The Gamedev Tourist Guide to Rome

Posted by on Mar 11, 2014 in Blahblahs | No Comments

Since some gamedev friends might come to Rome sooner or later, where I was born and still live 20% of the year, I thought I’d share a blog post about my personal tourist guide, for people that have never been there.
Beware: this is a guide FROM a gamedev, not TO gamedevs (meaning I won’t mention game-related places, since there are none of interest).

I’ll try to avoid the usual tourist traps, though some of them are indeed beautiful and deserve a visit (like the Colosseum). I’ll also avoid churches and stuff like that. While I had my share of churches and mosaics and frescos and blahblah when I was younger, and some of them are indeed beautiful, I think you should consider them as a bonus. Wherever you go, at least within the center of Rome, you’ll find churches with, often, beautiful paintings and architecture. If you feel like it, go inside.

Circo Massimo (wiki)

One of my favorite places. It’s an ancient Roman chariot racing stadium, completely open and paved with grass. You should definitely go there and have a picnic, either by day or by night, and possibly get drunk.

TGGTR Circo Massimo

While you’re there, you could walk south and reach…

The Pyramid of Caius Cestius (wiki)

Nothing really special about it. But it’s just a 10/15 minutes walk from Circo Massimo, so while you’re there, why not take a look?

TGGTR Caius Cestius Pyramid

Parco degli Acquedotti (wiki)

This is another wonderful place for a picnic (and to meet dog owners, since plenty of dogs will jump on you while you’re lying on the grass), or just for strolling around. It’s a giant open park, which connects with other giant parks in the vicinity, and where you’ll find ancient Roman aqueducts lying everywhere, as if they had nothing better to do. Tourist tip: get out of there before sunset. It’s pretty big and you might get lost.

TGGTR Parco degli Acquedotti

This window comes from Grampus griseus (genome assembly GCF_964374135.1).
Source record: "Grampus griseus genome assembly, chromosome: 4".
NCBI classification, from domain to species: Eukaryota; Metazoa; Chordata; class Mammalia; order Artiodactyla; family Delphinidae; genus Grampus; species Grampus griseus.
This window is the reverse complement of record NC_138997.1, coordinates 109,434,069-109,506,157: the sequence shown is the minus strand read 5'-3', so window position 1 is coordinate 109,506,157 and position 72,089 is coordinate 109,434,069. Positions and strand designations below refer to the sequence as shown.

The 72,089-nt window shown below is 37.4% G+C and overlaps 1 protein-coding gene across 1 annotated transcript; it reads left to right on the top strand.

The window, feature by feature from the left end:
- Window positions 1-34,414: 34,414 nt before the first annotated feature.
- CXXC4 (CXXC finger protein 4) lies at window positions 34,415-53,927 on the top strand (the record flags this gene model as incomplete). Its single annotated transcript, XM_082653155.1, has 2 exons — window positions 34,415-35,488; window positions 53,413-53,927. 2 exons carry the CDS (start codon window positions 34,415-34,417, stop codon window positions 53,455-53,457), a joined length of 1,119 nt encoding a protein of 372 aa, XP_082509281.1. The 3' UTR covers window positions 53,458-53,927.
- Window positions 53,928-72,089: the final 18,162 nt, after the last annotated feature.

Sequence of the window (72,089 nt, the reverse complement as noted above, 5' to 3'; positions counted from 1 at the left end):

The crowded center, a good place to start

If you’re up for a walk, and to have your senses overfed by all the ancient stuff Rome has to offer, Piazza Barberini, reachable with the metro, is a good place to start. All around its north-west/west/south-west side you’ll find places like the Fontana di Trevi, Piazza Navona, the Spanish Steps, the Pantheon and shit like that. North is another park, Villa Borghese. South will lead you to the Colosseum and the Foro Romano, and yes, the Circo Massimo. East is mostly churches, so it’s up to you.

TGGTR Piazza Barberini

Where to eat

The place that has probably the highest concentration of good but usually not expensive restaurants is Piazza Vittorio (and while you’re there, check out the park at its center, which also houses the Porta Alchemica). Walk around its alleys, and you’ll find lots of places to eat Roman cuisine, but also Indian, Chinese and whatever. I recommend trying the typical pasta Cacio e Pepe, Carbonara, or Gricia (which is kind of a mix between Carbonara and Cacio e Pepe). Cacio e Pepe, even if it sounds easy, is actually the hardest one to make, so you’ll have to be lucky enough to find a restaurant that knows how to deal with it.

If you like wine, never order the “wine of the house”. 99% of the time it’s poison.

TGGTR PiazzaVittorio

Other notable places

  • While I’m pretty anti-clerical, the St. Peter’s Basilica is impressive and beautiful, and would deserve a visit. Be prepared to hyper-long queues and a ravaging mess of people.
  • Castel Sant’Angelo is pretty cool too, and if you plan to see St. Peter’s Basilica, you could start from there, then walk to Castel Sant’Angelo, then proceed east to Piazza Navona or other places like that.
  • Museums: there are various museums in Rome but, hey, you probably have museums in your city too.


If you want to avoid being robbed of all your travel money, don’t eat in restaurants in the center of Rome. They’re highly expensive and usually suck. Grab a slice of pizza on the go instead. Also, avoid the wheeled kiosks lying around: judging from their prices, they’re selling holy bottled water blessed by Jesus himself.

Also, you have to know that Romans usually don’t stop at pedestrian crossings. If that happens to you, just kick the side of their car while they speed by1 (use the sole of your foot, or you might get hurt), and if they stop to look at you, walk towards them and shout: “Did you hurt yourself?”. They will usually run away. If they don’t, and they’re big, you run away instead.

  1. If you’re a Roman, and reading this you thought “Hey, that happened to me!”, then yes, it was me kicking your car, and I hope you learned the lesson. If you’re a policeman instead, that wasn’t me at all, I’m just bragging. []

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